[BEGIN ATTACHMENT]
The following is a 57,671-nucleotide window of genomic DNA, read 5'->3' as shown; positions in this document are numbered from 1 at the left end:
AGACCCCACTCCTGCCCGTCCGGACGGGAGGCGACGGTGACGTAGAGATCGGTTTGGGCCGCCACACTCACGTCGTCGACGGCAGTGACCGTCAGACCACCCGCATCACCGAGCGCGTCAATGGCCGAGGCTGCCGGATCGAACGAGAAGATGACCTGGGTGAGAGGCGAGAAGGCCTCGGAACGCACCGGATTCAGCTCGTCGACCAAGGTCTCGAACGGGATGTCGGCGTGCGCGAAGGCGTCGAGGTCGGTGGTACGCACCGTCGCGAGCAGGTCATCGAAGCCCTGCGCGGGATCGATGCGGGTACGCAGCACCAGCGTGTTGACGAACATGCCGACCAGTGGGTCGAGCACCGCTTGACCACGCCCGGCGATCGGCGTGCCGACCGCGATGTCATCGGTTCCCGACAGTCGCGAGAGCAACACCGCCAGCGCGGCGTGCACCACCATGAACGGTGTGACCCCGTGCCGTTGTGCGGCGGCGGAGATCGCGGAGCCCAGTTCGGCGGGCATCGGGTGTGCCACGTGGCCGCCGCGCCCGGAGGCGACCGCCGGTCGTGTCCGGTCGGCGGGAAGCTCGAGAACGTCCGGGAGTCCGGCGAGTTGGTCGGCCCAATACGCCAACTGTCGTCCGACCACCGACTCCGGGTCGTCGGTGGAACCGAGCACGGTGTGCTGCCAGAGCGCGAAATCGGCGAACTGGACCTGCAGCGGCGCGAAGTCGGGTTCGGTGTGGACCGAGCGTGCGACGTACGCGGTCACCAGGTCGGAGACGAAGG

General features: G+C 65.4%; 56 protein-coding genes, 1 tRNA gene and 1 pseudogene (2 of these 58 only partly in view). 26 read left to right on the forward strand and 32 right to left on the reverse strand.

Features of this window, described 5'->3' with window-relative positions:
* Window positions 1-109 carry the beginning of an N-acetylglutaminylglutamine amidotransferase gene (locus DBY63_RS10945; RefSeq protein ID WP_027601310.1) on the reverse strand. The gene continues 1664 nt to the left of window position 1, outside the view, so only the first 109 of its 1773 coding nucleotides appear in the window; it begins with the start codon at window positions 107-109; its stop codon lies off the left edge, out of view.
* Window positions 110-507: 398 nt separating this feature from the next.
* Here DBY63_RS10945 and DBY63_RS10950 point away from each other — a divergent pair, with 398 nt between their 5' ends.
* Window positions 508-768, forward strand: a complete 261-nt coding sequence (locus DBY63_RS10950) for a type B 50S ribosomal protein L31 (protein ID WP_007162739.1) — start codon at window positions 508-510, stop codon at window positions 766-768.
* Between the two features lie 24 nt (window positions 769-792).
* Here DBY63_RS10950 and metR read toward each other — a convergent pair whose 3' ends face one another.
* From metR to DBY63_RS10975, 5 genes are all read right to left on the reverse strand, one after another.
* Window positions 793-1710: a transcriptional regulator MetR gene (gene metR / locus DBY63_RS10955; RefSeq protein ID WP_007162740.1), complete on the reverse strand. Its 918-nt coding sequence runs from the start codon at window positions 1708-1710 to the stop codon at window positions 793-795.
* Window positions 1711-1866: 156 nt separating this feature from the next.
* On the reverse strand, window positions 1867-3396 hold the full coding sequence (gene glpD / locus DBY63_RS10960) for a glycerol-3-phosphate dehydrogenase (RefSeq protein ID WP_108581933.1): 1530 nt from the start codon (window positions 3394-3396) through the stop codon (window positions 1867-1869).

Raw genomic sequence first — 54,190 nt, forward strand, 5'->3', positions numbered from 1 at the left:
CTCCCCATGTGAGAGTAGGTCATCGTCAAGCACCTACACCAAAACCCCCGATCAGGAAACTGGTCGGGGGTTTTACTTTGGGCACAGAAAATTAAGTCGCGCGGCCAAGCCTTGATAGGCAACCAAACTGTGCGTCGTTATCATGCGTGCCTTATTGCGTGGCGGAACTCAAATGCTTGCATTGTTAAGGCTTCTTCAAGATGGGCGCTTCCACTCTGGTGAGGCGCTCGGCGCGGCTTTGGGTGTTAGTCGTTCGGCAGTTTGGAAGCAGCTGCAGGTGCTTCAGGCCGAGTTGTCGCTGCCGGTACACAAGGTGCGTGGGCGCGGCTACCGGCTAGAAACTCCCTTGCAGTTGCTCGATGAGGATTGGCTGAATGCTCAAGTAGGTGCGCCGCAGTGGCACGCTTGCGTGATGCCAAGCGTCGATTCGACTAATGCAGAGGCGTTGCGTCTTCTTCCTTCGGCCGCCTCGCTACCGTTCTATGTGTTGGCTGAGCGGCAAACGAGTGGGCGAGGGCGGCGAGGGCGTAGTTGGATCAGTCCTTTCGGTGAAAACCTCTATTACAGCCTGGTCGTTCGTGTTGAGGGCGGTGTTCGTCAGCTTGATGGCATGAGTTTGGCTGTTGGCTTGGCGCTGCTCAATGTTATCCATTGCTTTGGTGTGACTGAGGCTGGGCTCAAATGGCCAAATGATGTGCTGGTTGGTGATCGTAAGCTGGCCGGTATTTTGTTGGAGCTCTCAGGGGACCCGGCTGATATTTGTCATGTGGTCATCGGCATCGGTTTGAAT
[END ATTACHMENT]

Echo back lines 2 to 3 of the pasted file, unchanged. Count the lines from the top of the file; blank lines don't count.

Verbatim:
AGACCCCACTCCTGCCCGTCCGGACGGGAGGCGACGGTGACGTAGAGATCGGTTTGGGCCGCCACACTCACGTCGTCGACGGCAGTGACCGTCAGACCACCCGCATCACCGAGCGCGTCAATGGCCGAGGCTGCCGGATCGAACGAGAAGATGACCTGGGTGAGAGGCGAGAAGGCCTCGGAACGCACCGGATTCAGCTCGTCGACCAAGGTCTCGAACGGGATGTCGGCGTGCGCGAAGGCGTCGAGGTCGGTGGTACGCACCGTCGCGAGCAGGTCATCGAAGCCCTGCGCGGGATCGATGCGGGTACGCAGCACCAGCGTGTTGACGAACATGCCGACCAGTGGGTCGAGCACCGCTTGACCACGCCCGGCGATCGGCGTGCCGACCGCGATGTCATCGGTTCCCGACAGTCGCGAGAGCAACACCGCCAGCGCGGCGTGCACCACCATGAACGGTGTGACCCCGTGCCGTTGTGCGGCGGCGGAGATCGCGGAGCCCAGTTCGGCGGGCATCGGGTGTGCCACGTGGCCGCCGCGCCCGGAGGCGACCGCCGGTCGTGTCCGGTCGGCGGGAAGCTCGAGAACGTCCGGGAGTCCGGCGAGTTGGTCGGCCCAATACGCCAACTGTCGTCCGACCACCGACTCCGGGTCGTCGGTGGAACCGAGCACGGTGTGCTGCCAGAGCGCGAAATCGGCGAACTGGACCTGCAGCGGCGCGAAGTCGGGTTCGGTGTGGACCGAGCGTGCGACGTACGCGGTCACCAGGTCGGAGACGAAGG

General features: G+C 65.4%; 56 protein-coding genes, 1 tRNA gene and 1 pseudogene (2 of these 58 only partly in view). 26 read left to right on the forward strand and 32 right to left on the reverse strand.